Two new studies find that getting a flu shot and the pneumonia vaccine may also lower people’s risk of Alzheimer’s disease.
In one study, people who were vaccinated against pneumonia between the ages of 65 and 75 reduced their risk of Alzheimer’s by 25 to 30 percent; the percentage was as much as 40 percent for those who didn’t carry the gene that puts people at higher risk for Alzheimer’s, reported Svetlana Ukraintseva, an associate research professor at Duke University’s Social Science Research Institute, and colleagues.
In another study, researchers at the University of Texas Health Science Center in Houston found that getting a regular flu shot was linked to a 17 percent reduction in Alzheimer’s risk. Those who got their flu shot more regularly saw their risk drop an additional 13 percent.
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The findings add support to previous research that suggests that vaccinations may be a protective factor against cognitive decline.
An overview of each of the two studies was presented online at this year’s virtual Alzheimer’s Association International Conference, but neither study has been published yet in a peer-reviewed journal.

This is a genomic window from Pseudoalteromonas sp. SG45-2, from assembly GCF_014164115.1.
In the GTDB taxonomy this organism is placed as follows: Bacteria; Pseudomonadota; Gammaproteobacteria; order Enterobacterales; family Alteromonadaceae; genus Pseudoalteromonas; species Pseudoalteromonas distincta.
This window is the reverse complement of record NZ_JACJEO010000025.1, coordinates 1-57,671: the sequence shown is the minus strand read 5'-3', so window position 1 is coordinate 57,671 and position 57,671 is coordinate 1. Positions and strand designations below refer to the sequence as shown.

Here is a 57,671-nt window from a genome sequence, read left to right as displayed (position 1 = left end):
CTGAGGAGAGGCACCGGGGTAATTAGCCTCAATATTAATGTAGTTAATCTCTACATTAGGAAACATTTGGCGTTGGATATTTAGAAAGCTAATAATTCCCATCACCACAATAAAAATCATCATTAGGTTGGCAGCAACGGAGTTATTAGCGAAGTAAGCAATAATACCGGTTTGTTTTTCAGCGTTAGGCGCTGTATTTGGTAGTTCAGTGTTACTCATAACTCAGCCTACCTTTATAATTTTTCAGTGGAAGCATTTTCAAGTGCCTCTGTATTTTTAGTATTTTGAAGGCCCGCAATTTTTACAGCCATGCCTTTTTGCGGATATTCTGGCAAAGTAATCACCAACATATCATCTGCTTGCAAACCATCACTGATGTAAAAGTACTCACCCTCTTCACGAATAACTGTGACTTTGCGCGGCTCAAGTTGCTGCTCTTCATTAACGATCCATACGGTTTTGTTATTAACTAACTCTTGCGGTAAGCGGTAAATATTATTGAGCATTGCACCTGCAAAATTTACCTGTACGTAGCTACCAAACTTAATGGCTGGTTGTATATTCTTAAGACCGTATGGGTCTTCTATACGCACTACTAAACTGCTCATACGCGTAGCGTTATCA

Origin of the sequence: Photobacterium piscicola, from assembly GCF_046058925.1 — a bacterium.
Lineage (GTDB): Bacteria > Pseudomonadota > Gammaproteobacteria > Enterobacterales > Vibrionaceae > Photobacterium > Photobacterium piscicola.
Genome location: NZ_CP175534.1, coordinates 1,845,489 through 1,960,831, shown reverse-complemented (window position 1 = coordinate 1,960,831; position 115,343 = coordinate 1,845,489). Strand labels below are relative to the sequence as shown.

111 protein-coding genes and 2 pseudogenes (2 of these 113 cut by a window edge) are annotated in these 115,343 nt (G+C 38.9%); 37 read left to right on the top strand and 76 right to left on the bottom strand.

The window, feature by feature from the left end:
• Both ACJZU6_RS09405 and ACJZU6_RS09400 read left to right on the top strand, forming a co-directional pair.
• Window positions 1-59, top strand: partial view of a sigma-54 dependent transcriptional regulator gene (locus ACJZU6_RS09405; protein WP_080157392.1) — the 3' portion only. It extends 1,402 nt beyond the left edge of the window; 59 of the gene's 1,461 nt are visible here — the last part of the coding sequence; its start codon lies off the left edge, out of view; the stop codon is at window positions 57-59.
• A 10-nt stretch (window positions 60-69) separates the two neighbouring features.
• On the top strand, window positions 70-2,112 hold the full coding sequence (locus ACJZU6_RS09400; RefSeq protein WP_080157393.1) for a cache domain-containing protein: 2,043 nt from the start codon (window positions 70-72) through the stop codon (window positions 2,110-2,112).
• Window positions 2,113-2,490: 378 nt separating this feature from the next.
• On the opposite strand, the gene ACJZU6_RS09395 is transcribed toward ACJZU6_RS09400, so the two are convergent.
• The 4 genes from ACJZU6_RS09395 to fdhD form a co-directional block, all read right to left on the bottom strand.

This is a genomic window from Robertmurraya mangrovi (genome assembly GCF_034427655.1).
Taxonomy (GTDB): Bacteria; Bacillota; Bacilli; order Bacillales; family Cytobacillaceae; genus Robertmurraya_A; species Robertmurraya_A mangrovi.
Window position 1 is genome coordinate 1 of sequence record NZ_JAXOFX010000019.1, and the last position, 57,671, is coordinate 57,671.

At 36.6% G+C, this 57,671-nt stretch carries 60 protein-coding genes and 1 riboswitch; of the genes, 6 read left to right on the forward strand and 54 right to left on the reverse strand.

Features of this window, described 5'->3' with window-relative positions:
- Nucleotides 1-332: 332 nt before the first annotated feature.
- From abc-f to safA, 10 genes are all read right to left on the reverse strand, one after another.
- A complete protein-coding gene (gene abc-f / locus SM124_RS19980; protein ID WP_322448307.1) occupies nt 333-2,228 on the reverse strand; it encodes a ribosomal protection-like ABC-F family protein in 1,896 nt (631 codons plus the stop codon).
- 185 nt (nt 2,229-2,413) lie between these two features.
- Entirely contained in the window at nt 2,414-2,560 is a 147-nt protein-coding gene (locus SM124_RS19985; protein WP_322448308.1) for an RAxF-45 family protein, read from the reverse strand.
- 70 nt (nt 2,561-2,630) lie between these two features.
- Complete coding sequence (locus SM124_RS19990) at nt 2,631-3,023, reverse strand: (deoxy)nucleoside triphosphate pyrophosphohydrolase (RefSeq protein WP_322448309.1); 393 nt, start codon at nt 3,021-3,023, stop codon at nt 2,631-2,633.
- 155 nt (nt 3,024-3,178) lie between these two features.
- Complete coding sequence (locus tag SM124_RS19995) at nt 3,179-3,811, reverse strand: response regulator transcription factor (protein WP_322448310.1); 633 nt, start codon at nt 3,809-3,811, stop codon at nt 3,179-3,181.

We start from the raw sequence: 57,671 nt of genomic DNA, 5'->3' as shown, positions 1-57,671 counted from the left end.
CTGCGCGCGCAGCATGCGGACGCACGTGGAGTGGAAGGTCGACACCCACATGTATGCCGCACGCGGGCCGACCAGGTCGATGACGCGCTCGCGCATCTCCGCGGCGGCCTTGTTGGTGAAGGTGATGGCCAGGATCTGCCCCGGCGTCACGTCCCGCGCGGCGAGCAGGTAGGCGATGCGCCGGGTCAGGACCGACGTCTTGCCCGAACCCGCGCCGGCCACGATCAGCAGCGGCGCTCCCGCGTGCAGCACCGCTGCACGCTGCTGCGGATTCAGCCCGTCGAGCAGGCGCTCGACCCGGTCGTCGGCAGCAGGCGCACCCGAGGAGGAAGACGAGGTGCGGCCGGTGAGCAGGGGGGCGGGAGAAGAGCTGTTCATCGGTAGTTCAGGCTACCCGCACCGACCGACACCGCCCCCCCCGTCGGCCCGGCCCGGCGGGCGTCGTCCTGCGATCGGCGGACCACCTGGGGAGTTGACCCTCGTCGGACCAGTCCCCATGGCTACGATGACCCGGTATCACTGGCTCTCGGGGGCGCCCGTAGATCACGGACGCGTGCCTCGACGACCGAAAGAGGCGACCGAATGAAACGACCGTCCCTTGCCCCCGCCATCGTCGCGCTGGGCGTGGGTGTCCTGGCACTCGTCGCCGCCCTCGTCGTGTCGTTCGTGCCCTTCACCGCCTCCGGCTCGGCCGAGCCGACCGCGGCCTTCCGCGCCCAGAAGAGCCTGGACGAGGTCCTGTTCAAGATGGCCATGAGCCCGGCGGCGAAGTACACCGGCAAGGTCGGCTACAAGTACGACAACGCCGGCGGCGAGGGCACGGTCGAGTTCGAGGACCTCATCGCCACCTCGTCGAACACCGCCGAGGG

Although both studies found a relationship between people who got these vaccines and a lower risk of Alzheimer’s, they did not prove that the vaccines caused the lower risk.
It may turn out, as Maria Carrillo, the Alzheimer’s Association’s chief science officer, said in a statement, that “if you’re taking care of your health in this way — getting vaccinated — you’re also taking care of yourself in other ways and these things add up to lower the risk of Alzheimer’s and other dementias.”
Or, the study researchers speculated, it may be that strengthening the immune system with these common vaccines does help protect the brain against the ravages of Alzheimer’s disease.
Read the full article on the study that found Common Vaccines Linked to Lower Alzheimer’s Risk.
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